BY THE MICHIGAN DAILY
Published June 11, 2014
Michigan residents will have the opportunity to vote Aug. 5 on a state ballot initiative that’s set to help small businesses. If passed, Proposal 1 will begin the elimination of Michigan’s personal property tax on business and commercial equipment. Most Midwestern states overturned personal property taxes due to various detrimental effects on state businesses. In 2012, Michigan followed the path of its surrounding states when the legislation voted to phase out most aspects of the personal property tax by 2023. Michigan voters should follow the legislation’s direction on this topic and vote yes on Prop. 1 in the coming fall elections.
Eliminating the personal property tax will help attract businesses to Michigan. The personal property tax ensures businesses must pay taxes on any business or office supplies. This ranges from computers to desks to land. Since businesses already pay the six percent Michigan sales tax on items when they’re originally purchased, businesses are essentially being double-taxed for items. Businesses will oftentimes take this cost into consideration when deciding where to start a company. Because Michigan is the only Midwest state using the property tax, startups may be deterred from coming to Michigan. Therefore, eliminating the tax effectively boosts our economy.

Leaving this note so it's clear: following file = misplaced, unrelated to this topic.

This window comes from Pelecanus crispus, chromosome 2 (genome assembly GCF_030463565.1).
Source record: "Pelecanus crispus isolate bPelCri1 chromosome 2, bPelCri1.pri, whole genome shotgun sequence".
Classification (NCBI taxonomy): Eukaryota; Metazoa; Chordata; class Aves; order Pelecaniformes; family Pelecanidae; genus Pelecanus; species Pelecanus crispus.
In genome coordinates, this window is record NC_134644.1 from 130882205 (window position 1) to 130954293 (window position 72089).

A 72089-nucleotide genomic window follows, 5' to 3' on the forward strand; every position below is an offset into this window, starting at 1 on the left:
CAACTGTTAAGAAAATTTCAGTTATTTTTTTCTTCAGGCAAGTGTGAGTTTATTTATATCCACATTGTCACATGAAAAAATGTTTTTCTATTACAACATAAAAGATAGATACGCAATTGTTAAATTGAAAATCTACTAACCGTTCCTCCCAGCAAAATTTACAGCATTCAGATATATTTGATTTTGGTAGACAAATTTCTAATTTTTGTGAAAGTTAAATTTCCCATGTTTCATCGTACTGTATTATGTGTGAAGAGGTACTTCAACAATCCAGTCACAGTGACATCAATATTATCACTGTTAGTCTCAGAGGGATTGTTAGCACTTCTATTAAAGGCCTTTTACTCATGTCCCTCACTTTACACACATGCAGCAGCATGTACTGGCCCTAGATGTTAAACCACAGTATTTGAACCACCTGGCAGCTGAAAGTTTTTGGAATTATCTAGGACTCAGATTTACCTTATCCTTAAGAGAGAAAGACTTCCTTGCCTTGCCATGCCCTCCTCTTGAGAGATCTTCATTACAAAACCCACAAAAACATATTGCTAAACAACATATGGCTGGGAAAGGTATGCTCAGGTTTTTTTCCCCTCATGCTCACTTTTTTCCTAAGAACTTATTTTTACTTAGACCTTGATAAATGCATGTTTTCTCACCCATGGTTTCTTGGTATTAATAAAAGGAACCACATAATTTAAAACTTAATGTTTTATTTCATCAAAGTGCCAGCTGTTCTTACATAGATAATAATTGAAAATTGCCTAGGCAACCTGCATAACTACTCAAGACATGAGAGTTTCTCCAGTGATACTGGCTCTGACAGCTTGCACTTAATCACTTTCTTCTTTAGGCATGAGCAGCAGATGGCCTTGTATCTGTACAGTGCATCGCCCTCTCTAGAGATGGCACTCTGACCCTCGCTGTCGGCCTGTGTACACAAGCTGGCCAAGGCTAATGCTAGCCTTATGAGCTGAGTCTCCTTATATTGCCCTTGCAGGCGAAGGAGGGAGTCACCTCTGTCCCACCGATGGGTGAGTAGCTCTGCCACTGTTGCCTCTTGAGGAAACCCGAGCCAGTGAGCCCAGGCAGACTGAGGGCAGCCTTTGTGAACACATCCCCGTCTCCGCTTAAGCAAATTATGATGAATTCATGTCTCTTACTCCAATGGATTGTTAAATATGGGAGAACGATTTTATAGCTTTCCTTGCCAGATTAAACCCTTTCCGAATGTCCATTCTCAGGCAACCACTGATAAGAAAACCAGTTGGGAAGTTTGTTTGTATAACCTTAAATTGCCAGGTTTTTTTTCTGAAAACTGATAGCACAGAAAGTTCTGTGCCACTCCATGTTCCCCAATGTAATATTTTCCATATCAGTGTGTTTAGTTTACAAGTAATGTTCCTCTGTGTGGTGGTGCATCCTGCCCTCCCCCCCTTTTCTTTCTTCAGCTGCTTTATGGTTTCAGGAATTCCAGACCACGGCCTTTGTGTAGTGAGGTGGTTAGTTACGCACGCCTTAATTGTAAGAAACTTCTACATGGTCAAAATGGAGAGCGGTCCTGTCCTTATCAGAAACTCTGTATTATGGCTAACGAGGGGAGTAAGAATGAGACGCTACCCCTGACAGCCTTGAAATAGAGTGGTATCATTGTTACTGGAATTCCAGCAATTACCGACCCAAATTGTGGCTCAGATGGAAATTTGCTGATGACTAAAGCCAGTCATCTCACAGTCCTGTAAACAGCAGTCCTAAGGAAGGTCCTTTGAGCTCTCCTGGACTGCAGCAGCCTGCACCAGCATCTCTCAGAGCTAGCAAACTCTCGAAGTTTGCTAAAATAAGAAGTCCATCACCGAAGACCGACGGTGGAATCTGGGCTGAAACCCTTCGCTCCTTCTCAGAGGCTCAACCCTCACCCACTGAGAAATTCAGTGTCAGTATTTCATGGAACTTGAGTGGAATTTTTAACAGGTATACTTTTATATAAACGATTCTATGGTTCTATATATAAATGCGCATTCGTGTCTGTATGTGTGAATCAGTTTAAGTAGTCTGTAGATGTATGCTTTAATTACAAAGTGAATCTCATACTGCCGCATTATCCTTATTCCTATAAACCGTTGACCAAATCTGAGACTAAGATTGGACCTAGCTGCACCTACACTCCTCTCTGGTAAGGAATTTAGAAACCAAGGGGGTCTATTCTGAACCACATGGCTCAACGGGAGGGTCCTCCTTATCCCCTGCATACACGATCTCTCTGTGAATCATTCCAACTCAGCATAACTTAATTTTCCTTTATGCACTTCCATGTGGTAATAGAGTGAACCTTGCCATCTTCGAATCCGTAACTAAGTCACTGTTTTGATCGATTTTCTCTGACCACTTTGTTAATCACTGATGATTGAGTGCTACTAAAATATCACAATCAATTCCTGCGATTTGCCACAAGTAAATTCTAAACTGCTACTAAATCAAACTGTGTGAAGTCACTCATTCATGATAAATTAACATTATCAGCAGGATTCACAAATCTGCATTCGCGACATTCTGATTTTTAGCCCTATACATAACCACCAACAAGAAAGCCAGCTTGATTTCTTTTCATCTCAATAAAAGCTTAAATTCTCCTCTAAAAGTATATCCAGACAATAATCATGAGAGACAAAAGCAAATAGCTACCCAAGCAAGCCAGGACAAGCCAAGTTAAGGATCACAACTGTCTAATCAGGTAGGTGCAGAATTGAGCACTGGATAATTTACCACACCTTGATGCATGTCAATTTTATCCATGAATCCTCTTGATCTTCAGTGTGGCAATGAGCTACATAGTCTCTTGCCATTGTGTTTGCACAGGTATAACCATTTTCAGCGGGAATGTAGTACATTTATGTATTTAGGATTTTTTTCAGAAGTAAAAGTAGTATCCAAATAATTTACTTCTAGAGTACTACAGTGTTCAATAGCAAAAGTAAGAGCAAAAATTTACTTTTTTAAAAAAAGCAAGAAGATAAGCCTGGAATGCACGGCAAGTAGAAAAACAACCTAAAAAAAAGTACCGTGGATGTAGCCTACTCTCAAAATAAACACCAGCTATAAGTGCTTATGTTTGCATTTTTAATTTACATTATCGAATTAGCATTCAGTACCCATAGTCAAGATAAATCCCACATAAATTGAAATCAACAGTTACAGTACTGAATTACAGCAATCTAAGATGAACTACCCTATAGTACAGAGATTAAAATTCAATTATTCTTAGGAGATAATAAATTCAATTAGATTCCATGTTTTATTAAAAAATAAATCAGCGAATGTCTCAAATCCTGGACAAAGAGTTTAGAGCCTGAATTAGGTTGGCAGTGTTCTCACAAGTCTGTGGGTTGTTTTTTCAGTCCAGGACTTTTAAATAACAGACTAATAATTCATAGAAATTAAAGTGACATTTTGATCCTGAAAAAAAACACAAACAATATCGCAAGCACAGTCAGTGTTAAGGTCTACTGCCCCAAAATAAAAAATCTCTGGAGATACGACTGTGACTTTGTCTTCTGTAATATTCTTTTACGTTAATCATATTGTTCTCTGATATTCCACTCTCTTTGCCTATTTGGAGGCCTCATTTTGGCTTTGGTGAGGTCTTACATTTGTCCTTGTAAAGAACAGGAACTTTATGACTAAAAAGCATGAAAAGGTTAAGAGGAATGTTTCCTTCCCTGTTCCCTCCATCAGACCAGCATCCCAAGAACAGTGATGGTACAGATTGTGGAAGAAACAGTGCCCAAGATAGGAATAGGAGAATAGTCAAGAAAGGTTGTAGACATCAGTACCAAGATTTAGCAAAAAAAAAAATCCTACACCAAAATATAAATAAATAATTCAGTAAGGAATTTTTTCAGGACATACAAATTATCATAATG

Though revenue is unstable, the personal property tax makes up large amounts of the tax revenue in industrial cities. To ensure municipalities still have access to revenue after the personal property tax on businesses is phased out, the initiative proposes using funds from the state use tax that will total about $600 million in 10 years. The state will allow for $600 million in business tax credits to expire during the same time period to make-up for the new cost to use tax revenues.
While incentivizing businesses is a persuasive reason to vote yes for Prop. 1, the property tax is inefficient for other reasons. Not only does it double-tax — an improper and unfair method of gaining revenue — but the property tax is also unreliable. Since the prices of goods fluctuate given the year, region and idiosyncratic sales, the money received from the tax is dependent on a variety of uncontrollable factors. The state cannot effectively predict the generated revenue. Michigan needs a system that allows for predictable taxes. This helps the state create a more reliable budget, and helps businesses better predict and plan for costs.
Prop. 1 includes an effective method to regain tax money. Allowing arbitrary and outdated business tax to expire is a commendable initiative. However, voters and the legislation must ensure that effective business tax credits that incentivize green energy and small business growth aren’t cut during the tax credit expiration period.